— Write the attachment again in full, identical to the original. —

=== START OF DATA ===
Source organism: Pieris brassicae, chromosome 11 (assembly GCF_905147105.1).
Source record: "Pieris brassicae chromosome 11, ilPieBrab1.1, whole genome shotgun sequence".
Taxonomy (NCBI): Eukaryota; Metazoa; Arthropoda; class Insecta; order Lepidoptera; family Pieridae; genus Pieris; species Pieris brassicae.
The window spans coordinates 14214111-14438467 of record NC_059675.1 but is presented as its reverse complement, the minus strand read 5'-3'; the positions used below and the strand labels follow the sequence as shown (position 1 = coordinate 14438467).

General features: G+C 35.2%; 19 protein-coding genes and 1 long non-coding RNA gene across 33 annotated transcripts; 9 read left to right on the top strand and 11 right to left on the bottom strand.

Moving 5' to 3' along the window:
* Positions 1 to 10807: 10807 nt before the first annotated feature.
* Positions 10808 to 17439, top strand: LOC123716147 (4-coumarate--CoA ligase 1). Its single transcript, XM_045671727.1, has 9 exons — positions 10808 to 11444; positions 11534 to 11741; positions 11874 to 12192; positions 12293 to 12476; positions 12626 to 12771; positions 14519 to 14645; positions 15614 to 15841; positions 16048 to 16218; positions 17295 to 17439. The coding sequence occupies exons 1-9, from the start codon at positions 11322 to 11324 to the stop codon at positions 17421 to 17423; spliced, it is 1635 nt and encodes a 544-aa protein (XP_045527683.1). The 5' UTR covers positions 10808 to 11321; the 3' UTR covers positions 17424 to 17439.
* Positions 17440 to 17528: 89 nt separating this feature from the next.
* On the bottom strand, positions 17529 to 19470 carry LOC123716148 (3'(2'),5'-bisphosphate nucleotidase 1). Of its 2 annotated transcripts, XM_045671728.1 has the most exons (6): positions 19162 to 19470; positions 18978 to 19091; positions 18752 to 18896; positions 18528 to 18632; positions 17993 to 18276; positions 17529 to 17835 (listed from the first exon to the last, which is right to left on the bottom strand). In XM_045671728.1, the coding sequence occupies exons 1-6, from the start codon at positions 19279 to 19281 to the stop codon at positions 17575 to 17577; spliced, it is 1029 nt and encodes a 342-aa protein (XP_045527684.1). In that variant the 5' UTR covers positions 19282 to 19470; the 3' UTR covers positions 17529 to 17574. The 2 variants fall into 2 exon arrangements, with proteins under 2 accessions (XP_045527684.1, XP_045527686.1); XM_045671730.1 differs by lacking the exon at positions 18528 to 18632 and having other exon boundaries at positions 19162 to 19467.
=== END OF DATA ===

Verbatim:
Source organism: Pieris brassicae, chromosome 11 (assembly GCF_905147105.1).
Source record: "Pieris brassicae chromosome 11, ilPieBrab1.1, whole genome shotgun sequence".
Taxonomy (NCBI): Eukaryota; Metazoa; Arthropoda; class Insecta; order Lepidoptera; family Pieridae; genus Pieris; species Pieris brassicae.
The window spans coordinates 14214111-14438467 of record NC_059675.1 but is presented as its reverse complement, the minus strand read 5'-3'; the positions used below and the strand labels follow the sequence as shown (position 1 = coordinate 14438467).

General features: G+C 35.2%; 19 protein-coding genes and 1 long non-coding RNA gene across 33 annotated transcripts; 9 read left to right on the top strand and 11 right to left on the bottom strand.

Moving 5' to 3' along the window:
* Positions 1 to 10807: 10807 nt before the first annotated feature.
* Positions 10808 to 17439, top strand: LOC123716147 (4-coumarate--CoA ligase 1). Its single transcript, XM_045671727.1, has 9 exons — positions 10808 to 11444; positions 11534 to 11741; positions 11874 to 12192; positions 12293 to 12476; positions 12626 to 12771; positions 14519 to 14645; positions 15614 to 15841; positions 16048 to 16218; positions 17295 to 17439. The coding sequence occupies exons 1-9, from the start codon at positions 11322 to 11324 to the stop codon at positions 17421 to 17423; spliced, it is 1635 nt and encodes a 544-aa protein (XP_045527683.1). The 5' UTR covers positions 10808 to 11321; the 3' UTR covers positions 17424 to 17439.
* Positions 17440 to 17528: 89 nt separating this feature from the next.
* On the bottom strand, positions 17529 to 19470 carry LOC123716148 (3'(2'),5'-bisphosphate nucleotidase 1). Of its 2 annotated transcripts, XM_045671728.1 has the most exons (6): positions 19162 to 19470; positions 18978 to 19091; positions 18752 to 18896; positions 18528 to 18632; positions 17993 to 18276; positions 17529 to 17835 (listed from the first exon to the last, which is right to left on the bottom strand). In XM_045671728.1, the coding sequence occupies exons 1-6, from the start codon at positions 19279 to 19281 to the stop codon at positions 17575 to 17577; spliced, it is 1029 nt and encodes a 342-aa protein (XP_045527684.1). In that variant the 5' UTR covers positions 19282 to 19470; the 3' UTR covers positions 17529 to 17574. The 2 variants fall into 2 exon arrangements, with proteins under 2 accessions (XP_045527684.1, XP_045527686.1); XM_045671730.1 differs by lacking the exon at positions 18528 to 18632 and having other exon boundaries at positions 19162 to 19467.